The Santorum Delegate Talk Makes Perfect Sense

Reporting on Politics and Policy.
Feb. 29 2012 2:34 PM

The Santorum Delegate Talk Makes Perfect Sense

GRAND RAPIDS, Mich. -- Last night, as the votes were being tallied in Michigan, Santorum strategist John Brabender sat down to dish out spin. A giant TV screen, playing Fox News commentators, was informing everyone that Mitt Romney had won Michigan. Pay no attention, said Brabender. The media had already botched the coverage once, claiming that Mitt Romney won Iowa when he didn't. (The ensuing Time magazine cover is the "Dewey Defeats Truman" of 2012.)

David Weigel David Weigel

David Weigel is a Slate political reporter. 

"Everybody is taking down lights now, and we don't know how much we won!" said Brabender. "The last count I saw had us winning five districts, at least. Everybody's missing the story. You're looking at the horse race, and we're looking at delegates." For all intents and purposes, Michigan was a Santorum win. "I assure you that, a couple of months ago, there was a strategy meeting at Romney's headquarters, and they had a big map out, and they said, Well, the good news is we don't have to go to Michigan and spend money there. They had to spend millions to eke out a win, and they might not win on delegates."


This sounded like loser talk. Brabender struggled to stay on message as reporters asked multiple questions about the new Romney "narrative" of victory, and about the (eventually) overhyped "Operation Hilarity" project to scrounge up Democratic votes for Santorum. But the final results in Michigan make it look like Brabender was right.

What does it mean for Santorum? Check the delegate rules for the next states.

Washington: Yet another non-binding caucus, but one that kicks off the delegate selection process. And it votes Saturday.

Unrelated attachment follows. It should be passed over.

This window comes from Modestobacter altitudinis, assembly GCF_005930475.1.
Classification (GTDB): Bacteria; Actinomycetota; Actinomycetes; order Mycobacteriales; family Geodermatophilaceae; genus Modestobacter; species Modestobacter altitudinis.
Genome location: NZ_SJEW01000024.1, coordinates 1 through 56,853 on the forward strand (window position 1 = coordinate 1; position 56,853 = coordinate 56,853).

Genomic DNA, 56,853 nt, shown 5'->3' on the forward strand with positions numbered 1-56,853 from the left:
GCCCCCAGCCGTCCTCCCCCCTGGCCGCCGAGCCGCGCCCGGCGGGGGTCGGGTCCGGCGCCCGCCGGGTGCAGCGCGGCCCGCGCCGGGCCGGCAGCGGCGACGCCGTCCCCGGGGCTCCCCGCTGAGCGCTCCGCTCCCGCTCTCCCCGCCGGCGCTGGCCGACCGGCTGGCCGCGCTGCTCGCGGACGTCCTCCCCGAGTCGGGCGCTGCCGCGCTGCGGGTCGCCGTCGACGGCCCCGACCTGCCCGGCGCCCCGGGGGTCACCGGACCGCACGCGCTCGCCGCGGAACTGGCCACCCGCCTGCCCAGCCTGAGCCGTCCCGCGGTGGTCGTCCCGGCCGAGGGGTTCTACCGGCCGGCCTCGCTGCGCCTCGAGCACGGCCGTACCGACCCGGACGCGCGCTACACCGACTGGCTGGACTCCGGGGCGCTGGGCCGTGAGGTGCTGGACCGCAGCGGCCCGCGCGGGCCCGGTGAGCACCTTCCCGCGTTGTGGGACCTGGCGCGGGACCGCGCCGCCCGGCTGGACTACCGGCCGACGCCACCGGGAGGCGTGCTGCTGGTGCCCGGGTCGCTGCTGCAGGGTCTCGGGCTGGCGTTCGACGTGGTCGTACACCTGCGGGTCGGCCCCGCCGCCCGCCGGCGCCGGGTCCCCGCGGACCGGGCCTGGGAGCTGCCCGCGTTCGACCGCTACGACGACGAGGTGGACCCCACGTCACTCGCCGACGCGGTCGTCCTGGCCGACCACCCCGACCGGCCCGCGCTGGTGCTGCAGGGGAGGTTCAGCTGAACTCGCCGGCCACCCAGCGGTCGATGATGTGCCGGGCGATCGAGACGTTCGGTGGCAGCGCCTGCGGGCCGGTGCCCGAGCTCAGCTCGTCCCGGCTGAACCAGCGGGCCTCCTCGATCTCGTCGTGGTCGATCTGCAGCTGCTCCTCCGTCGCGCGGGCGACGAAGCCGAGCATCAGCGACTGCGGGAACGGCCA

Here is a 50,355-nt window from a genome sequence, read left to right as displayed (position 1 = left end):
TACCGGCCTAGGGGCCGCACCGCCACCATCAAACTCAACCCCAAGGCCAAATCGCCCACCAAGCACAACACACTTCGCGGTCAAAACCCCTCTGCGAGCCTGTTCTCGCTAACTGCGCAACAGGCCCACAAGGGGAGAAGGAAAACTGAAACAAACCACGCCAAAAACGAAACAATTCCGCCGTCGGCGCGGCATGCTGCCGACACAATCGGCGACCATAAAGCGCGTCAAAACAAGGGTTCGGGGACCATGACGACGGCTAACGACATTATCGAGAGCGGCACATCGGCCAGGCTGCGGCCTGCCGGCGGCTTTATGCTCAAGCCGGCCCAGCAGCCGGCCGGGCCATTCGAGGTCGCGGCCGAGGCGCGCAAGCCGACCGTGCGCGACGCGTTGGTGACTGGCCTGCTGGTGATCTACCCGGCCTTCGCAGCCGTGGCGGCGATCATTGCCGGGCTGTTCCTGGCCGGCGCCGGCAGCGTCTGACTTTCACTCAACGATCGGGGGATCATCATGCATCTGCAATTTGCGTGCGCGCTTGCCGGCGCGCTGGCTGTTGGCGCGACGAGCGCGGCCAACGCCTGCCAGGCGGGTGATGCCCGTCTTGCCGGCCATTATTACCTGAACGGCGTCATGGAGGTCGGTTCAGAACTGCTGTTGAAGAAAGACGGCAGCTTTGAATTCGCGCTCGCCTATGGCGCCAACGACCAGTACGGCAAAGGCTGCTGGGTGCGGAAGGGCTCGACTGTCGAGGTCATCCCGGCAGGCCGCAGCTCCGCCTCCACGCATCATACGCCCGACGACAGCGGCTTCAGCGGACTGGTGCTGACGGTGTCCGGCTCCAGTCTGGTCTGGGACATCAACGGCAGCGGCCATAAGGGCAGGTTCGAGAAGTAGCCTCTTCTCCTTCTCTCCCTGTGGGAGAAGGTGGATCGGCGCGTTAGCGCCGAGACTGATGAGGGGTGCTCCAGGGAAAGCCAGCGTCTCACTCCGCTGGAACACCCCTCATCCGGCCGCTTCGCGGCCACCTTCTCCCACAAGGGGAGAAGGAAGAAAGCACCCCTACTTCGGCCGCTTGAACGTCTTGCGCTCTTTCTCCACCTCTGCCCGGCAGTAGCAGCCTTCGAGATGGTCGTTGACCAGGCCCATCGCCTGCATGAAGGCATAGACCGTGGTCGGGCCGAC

Alaska: A caucus with proportional delegate selection.

Georgia: A primary with 31 delegates divided proportionately according to the statewide vote, and 42 more divided proportionately by district.

Idaho: A caucus with proportional delegate selection; win more than 50 percent in a district, you win all the delegates.

Massachusetts: A primary with proportional delegate selection. Hit 15 percent and you start getting delegates.

North Dakota: A semi-binding caucus; delegates will be assigned at a state convention in proportion to the candidate preferences expressed in the caucuses.

Ohio: A primary with 15 delegates for the statewide winner and 48 delegates split between congressional districts -- win a district, win 3 delegates.

Oklahoma: A primary with 25 delegates divided up statewide and 15 divided up by congressional district. As in Idaho, if win more than 50 percent in a district, you win the delegates.

Tennesssee: A primary with extremely proportional delegate selection. Any candidate who hits 20 percent statewide gets a delegate. Same goes district-by-district.

Vermont: A primary with 3 delegates for whoever wins statewide and 14 more split between candidates, unless one candidate gets an overall majority.

Virginia: The infamous, Romney-Paul-and-nobody-else primary is winner-take-all by state and congressional district.

You know, I might have saved everyone a lot of time by just pointing this out: There is no winner-take-all primary in this coming week. In every state except Virginia, Santorum has a shot at taking delegates. In Georgia and Tennessee, those reboubts of Gingrichism, Romney and Santorum can win districts and neutralize the speaker's delegate advantage. The most likely outcome of Super Tuesday is not a Romney win. It's a mess.

David Weigel is a Slate political reporter. 


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